From paper to furniture and shelter, even the most devoted environmentalist uses some wood. But not all timber is created equal: some is harvested with care and respect for the land, while some is the product of vast clearcuts and deforestation. Until recently, there was no dependable way for the customer to tell the difference…

The Applegate Partnership
The Applegate Partnership was founded in October 1992 when a group of environmentalists, timber industry representatives, federal agency land managers, farmers, ranchers, and community representatives gathered to talk about common views they shared about how the forests of the area should be managed. They shared a mutual desire to formulate a local solution that could address both the ecological and economic issues over which they had been fighting: Until that time, environmental activists and the forest products community had been involved for two decades in a continuing conflict over management of the region's public forest lands.

Canadian Sustainable Forest Management Standards
Standards for Canada that call for sustainable forest management, public participation, performance measurement, and continuous improvement.


Organizations whose work incorporate this pattern:

Collins Company

Forest Stewardship Council

Pacific Forest Trust

Institute for Sustainable Forestry

EcoForestry Institute

Silva Forest Foundation

Rogue Institute for Ecology and Economy

Scientific Certification Systems

Certified Forest Product Council

Rainforest Action Network


References:

Drengson, Alan Rike and Duncan MacDonald, eds. Taylor. Ecoforestry: The Art and Science of Sustainable Forestry. New Society Publishers. Gabriola Island, BC. 1997.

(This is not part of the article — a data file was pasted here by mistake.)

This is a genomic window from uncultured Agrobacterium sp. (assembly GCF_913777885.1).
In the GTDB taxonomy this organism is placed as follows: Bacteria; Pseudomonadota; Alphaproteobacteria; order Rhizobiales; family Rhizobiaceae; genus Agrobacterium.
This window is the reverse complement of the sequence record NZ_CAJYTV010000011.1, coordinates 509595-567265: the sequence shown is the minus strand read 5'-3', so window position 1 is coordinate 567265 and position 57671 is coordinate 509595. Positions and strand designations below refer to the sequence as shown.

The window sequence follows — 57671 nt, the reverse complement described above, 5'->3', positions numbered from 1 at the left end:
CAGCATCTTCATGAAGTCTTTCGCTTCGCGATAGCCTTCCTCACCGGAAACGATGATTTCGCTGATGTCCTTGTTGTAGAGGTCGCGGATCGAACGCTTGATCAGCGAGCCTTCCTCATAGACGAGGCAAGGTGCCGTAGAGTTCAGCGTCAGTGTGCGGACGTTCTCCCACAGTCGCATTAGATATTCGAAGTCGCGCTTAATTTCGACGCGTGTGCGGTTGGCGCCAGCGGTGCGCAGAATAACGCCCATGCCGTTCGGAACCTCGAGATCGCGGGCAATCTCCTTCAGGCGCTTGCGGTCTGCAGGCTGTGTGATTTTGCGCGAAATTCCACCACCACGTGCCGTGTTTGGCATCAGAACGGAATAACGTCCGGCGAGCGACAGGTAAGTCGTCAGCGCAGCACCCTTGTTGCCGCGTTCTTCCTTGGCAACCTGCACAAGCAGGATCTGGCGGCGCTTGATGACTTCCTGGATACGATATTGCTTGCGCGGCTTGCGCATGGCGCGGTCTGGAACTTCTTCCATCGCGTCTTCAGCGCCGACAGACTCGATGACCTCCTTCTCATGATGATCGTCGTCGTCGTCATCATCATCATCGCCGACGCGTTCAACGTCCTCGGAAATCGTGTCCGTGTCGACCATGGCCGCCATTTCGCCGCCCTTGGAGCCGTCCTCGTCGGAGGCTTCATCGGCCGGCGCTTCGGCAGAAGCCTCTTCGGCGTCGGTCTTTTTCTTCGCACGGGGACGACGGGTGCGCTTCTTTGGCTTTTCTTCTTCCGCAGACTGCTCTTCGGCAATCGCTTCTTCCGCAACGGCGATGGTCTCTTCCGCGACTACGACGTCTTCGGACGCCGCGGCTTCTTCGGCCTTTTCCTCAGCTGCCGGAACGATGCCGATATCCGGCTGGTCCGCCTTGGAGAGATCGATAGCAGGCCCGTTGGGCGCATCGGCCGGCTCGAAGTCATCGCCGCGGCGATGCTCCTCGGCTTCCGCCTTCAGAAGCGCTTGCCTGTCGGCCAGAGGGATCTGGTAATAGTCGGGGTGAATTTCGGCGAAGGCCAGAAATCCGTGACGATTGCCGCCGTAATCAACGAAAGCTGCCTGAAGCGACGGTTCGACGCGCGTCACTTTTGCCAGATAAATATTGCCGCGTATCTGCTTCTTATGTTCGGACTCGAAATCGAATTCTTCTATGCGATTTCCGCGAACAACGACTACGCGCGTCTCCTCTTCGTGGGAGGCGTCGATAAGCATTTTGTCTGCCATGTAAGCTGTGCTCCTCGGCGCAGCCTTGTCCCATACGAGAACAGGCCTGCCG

Hammond, Herb. Seeing the Forest Among the Trees: The Case for Wholistic Forest Use. Polestar Press. Vancouver, BC. 1991.

Marchak, M. Patricia, Scott L. Aycock and Deborah M Herbert. Falldown: Forest Policy in British Columbia. David Suzuki Foundation and Ecotrust Canada. Vancouver, BC. 1999.

Maser, Chris. The Redesigned Forest. Stoddart Publishing Co.. Toronto, Ontario. 1990.


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Pattern Index

A Conservation Economy

Social Capital

Fundamental Needs

Subsistence Rights

Shelter For All

Health

Access To Knowledge

Community

Social Equity

Security

Cultural Diversity

Cultural Preservation

Sense Of Place

Beauty And Play

Just Transitions

Civic Society

Natural Capital

Ecological Land-Use

Connected Wildlands

Core Reserves

Wildlife Corridors

Buffer Zones

Productive Rural Areas

Sustainable Agriculture

Sustainable Forestry

Sustainable Fisheries

Ecotourism

Compact Towns And Cities

Human-Scale Neighborhoods

Green Building

Transit Access

Ecological Infrastructure

Urban Growth Boundaries

Ecosystem Services

Watershed Services

Soil Services

Climate Services

Biodiversity

Economic Capital

Household Economies

Green Business

Long-Term Profitability

Community Benefit

Green Procurement

Renewable Energy

Sustainable Materials Cycles

Resource Efficiency

Waste As Resource

Product As Service

Local Economies

Value-Added Production

Rural-Urban Linkages

Local Assets

Bioregional Economies

Fair Trade

True Cost Pricing

Product Labeling